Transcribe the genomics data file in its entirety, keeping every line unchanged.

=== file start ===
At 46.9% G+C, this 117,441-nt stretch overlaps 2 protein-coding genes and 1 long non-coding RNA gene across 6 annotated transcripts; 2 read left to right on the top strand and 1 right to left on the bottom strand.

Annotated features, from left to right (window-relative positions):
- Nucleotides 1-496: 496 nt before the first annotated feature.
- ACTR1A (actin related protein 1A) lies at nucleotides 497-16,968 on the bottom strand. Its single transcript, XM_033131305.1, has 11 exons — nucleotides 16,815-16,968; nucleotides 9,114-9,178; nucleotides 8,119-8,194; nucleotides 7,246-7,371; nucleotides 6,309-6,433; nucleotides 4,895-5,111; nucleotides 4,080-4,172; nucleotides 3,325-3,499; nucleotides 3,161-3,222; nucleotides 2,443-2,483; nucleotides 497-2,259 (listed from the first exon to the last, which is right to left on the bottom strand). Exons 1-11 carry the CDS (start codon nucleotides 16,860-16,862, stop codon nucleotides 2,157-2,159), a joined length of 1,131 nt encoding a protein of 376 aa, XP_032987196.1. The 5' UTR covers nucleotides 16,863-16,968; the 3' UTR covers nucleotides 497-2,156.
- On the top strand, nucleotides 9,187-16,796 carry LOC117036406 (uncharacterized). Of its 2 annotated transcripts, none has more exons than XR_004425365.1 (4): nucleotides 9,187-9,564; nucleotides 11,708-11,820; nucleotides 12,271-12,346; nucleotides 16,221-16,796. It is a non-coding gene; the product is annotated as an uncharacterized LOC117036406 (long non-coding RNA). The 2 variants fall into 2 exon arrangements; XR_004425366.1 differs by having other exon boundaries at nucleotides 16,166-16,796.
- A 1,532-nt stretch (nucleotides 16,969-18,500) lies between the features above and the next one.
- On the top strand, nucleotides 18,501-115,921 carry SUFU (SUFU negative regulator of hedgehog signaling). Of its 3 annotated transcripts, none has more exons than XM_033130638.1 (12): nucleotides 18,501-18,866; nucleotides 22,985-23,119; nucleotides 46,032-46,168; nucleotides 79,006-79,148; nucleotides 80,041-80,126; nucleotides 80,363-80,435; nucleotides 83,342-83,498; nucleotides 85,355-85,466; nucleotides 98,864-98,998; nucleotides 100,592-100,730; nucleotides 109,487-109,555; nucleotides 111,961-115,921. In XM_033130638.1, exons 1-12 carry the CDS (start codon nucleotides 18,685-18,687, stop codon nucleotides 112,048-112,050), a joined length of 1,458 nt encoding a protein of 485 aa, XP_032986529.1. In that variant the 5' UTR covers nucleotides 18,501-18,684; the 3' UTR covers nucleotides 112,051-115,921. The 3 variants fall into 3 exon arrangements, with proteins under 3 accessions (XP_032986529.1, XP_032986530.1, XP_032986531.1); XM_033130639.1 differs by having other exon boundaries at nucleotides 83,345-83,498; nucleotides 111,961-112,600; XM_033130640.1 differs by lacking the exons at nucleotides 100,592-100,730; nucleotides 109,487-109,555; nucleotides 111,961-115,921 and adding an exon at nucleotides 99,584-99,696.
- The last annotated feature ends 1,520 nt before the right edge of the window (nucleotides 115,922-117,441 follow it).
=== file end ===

At 46.9% G+C, this 117,441-nt stretch overlaps 2 protein-coding genes and 1 long non-coding RNA gene across 6 annotated transcripts; 2 read left to right on the top strand and 1 right to left on the bottom strand.

Annotated features, from left to right (window-relative positions):
- Nucleotides 1-496: 496 nt before the first annotated feature.
- ACTR1A (actin related protein 1A) lies at nucleotides 497-16,968 on the bottom strand. Its single transcript, XM_033131305.1, has 11 exons — nucleotides 16,815-16,968; nucleotides 9,114-9,178; nucleotides 8,119-8,194; nucleotides 7,246-7,371; nucleotides 6,309-6,433; nucleotides 4,895-5,111; nucleotides 4,080-4,172; nucleotides 3,325-3,499; nucleotides 3,161-3,222; nucleotides 2,443-2,483; nucleotides 497-2,259 (listed from the first exon to the last, which is right to left on the bottom strand). Exons 1-11 carry the CDS (start codon nucleotides 16,860-16,862, stop codon nucleotides 2,157-2,159), a joined length of 1,131 nt encoding a protein of 376 aa, XP_032987196.1. The 5' UTR covers nucleotides 16,863-16,968; the 3' UTR covers nucleotides 497-2,156.
- On the top strand, nucleotides 9,187-16,796 carry LOC117036406 (uncharacterized). Of its 2 annotated transcripts, none has more exons than XR_004425365.1 (4): nucleotides 9,187-9,564; nucleotides 11,708-11,820; nucleotides 12,271-12,346; nucleotides 16,221-16,796. It is a non-coding gene; the product is annotated as an uncharacterized LOC117036406 (long non-coding RNA). The 2 variants fall into 2 exon arrangements; XR_004425366.1 differs by having other exon boundaries at nucleotides 16,166-16,796.
- A 1,532-nt stretch (nucleotides 16,969-18,500) lies between the features above and the next one.
- On the top strand, nucleotides 18,501-115,921 carry SUFU (SUFU negative regulator of hedgehog signaling). Of its 3 annotated transcripts, none has more exons than XM_033130638.1 (12): nucleotides 18,501-18,866; nucleotides 22,985-23,119; nucleotides 46,032-46,168; nucleotides 79,006-79,148; nucleotides 80,041-80,126; nucleotides 80,363-80,435; nucleotides 83,342-83,498; nucleotides 85,355-85,466; nucleotides 98,864-98,998; nucleotides 100,592-100,730; nucleotides 109,487-109,555; nucleotides 111,961-115,921. In XM_033130638.1, exons 1-12 carry the CDS (start codon nucleotides 18,685-18,687, stop codon nucleotides 112,048-112,050), a joined length of 1,458 nt encoding a protein of 485 aa, XP_032986529.1. In that variant the 5' UTR covers nucleotides 18,501-18,684; the 3' UTR covers nucleotides 112,051-115,921. The 3 variants fall into 3 exon arrangements, with proteins under 3 accessions (XP_032986529.1, XP_032986530.1, XP_032986531.1); XM_033130639.1 differs by having other exon boundaries at nucleotides 83,345-83,498; nucleotides 111,961-112,600; XM_033130640.1 differs by lacking the exons at nucleotides 100,592-100,730; nucleotides 109,487-109,555; nucleotides 111,961-115,921 and adding an exon at nucleotides 99,584-99,696.
- The last annotated feature ends 1,520 nt before the right edge of the window (nucleotides 115,922-117,441 follow it).